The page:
Wednesday, May 19, 2010

Tax Law and the American Tax Flaw

No taxation with out representation. This is a wonderful and essential principle of the United States tax system. This principle is at the core of tax law, as well as its relation to government representation, and part of the foundation of the current governing system. Despite this founding principle deeply woven into the structure of America, there is a flaw.

The flaw is not in the no taxation with out representation the flaw comes in the form of a missing component to that same principle.

What is the American Flaw of Tax Law?

Equal representation with no consideration to taxation is what I claim to be The Great American Financial Flaw of Tax Law.

This principle is a silent, unspoken, and unconsidered principle of the US tax system. Ironically enough the principle was recognized as a flaw in our governing system and was fixed by the legislative branch by having both a House of Representatives and a Senate. We will come back to this point soon.

Providing representation with out any consideration to taxation is a problem because it leaves the majorities and minorities vulnerable and unprotected.

This, as mentioned before, was addressed and fixed in a like situation involving the legislative branch. The protection of both the majority, as well as the minority, of state representation replace "taxation".

The problem was that states with large populations wanted to have more say then states with lower populations. States with low populations wanted equal and fixed representation. Both sides had a valid point.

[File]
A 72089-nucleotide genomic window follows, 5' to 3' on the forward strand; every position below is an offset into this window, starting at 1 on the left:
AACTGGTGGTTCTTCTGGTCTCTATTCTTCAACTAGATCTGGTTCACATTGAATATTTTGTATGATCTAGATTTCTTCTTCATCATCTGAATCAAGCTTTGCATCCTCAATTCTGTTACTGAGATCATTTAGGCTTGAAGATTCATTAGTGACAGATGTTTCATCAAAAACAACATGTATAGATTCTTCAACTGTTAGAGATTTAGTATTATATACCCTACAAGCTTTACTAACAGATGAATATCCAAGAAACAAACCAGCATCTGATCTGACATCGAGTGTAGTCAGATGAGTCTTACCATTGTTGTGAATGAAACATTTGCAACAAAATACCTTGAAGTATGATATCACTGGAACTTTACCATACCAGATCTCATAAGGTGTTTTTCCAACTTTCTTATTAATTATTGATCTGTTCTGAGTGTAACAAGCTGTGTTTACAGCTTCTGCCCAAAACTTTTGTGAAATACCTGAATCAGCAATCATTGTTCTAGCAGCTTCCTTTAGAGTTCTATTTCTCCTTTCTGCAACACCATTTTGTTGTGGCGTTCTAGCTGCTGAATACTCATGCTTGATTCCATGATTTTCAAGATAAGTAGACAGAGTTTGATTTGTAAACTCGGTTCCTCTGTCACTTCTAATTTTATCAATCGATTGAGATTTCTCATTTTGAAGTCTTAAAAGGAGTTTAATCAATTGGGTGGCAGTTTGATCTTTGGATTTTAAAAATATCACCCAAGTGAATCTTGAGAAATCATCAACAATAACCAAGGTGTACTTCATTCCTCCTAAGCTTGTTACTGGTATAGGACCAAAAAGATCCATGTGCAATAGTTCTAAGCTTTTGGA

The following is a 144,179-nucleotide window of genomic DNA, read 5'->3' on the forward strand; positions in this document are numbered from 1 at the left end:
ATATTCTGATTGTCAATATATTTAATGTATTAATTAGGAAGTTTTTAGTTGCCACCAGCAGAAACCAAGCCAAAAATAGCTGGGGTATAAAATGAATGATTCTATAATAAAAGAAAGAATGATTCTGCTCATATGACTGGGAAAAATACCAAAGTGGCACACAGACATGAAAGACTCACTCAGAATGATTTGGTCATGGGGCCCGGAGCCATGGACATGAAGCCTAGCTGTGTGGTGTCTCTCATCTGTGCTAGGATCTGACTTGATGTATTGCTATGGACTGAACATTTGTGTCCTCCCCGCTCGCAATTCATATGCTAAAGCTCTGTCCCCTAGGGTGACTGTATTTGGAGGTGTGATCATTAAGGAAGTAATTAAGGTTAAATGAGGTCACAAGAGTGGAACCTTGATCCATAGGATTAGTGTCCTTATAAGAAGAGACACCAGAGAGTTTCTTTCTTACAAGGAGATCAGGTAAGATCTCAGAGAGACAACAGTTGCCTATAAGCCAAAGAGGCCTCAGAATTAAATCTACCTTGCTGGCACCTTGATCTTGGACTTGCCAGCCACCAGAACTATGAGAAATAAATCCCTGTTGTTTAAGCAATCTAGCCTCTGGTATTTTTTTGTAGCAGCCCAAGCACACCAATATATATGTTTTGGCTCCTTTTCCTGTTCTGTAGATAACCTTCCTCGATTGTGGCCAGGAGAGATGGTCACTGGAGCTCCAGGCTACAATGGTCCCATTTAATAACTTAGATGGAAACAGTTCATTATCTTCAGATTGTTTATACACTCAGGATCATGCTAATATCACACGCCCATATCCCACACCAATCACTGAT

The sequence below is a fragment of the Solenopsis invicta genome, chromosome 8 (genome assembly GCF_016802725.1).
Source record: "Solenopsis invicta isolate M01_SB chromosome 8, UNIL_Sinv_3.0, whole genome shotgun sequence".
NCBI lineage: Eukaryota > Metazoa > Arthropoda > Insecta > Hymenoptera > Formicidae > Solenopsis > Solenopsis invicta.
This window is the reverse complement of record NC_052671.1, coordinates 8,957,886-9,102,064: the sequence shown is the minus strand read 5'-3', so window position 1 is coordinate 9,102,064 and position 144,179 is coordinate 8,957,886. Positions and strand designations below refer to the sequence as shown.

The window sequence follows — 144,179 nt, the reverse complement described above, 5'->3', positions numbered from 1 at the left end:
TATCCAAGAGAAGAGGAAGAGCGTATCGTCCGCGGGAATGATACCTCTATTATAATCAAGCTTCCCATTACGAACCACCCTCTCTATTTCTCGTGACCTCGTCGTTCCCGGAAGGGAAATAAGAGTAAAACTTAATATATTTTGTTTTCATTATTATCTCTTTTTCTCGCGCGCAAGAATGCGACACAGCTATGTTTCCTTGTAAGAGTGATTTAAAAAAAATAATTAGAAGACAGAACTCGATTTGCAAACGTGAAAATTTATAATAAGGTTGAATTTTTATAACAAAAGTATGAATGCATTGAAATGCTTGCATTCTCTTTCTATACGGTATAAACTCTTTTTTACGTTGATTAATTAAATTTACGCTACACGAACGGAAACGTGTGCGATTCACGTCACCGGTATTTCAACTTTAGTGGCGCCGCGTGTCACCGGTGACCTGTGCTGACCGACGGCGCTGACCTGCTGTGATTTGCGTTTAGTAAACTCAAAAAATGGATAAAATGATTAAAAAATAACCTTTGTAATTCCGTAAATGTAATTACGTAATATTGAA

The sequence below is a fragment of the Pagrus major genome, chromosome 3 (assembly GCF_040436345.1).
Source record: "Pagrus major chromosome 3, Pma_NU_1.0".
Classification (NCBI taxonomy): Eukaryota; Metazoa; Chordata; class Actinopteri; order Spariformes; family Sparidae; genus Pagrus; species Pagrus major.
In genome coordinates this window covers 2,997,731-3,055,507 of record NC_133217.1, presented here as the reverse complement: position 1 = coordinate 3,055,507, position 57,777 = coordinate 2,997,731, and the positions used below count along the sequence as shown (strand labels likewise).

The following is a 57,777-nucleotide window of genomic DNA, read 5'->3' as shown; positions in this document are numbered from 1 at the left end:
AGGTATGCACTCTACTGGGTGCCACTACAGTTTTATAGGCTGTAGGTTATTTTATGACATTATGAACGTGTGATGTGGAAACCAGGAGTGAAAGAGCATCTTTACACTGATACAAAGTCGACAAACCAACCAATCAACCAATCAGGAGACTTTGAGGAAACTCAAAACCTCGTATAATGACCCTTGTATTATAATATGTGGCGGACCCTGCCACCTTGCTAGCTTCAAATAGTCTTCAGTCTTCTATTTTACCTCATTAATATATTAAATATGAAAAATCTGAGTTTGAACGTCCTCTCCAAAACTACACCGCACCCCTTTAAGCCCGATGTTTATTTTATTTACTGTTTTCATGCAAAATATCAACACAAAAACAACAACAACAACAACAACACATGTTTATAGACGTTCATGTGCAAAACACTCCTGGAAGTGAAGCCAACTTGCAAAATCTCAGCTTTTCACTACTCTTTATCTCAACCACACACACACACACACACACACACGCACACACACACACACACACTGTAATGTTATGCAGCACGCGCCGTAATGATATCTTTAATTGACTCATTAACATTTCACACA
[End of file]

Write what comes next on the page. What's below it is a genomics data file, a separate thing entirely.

• Larger states were vulnerable to unbalanced representation from smaller states in the senate representation system. This is because the there are only two senators elected per state with no consideration to the size of the state population.
  • Smaller states were vulnerable to a system purely based on population for the inverse principle of the senate system

The solution was simple and elegant; just create both.

The same considerations need to be given to taxation.

My argument is simple. If the government came up with tax laws that are fair and sustainable, but then a large like majority group of tax payers object and demand to pay less they can and will. See how below.

Those tax payers can vote in representation that agree to make the minority over pay to allow for a tax break to the majority. This imbalance can be sustained in our representation system because no matter who pays the taxes everyone is given representation.

Our founding fathers were so fixated on their problem with the British (collecting taxes but not giving political representation in return) that they overlooked the possibility of abuse coming from the other end of the spectrum.

Can this problem be fixed?

Related Articles

Should Government Reform the Financial Industry

How to Make Sure Your Tax Guy Knows Taxes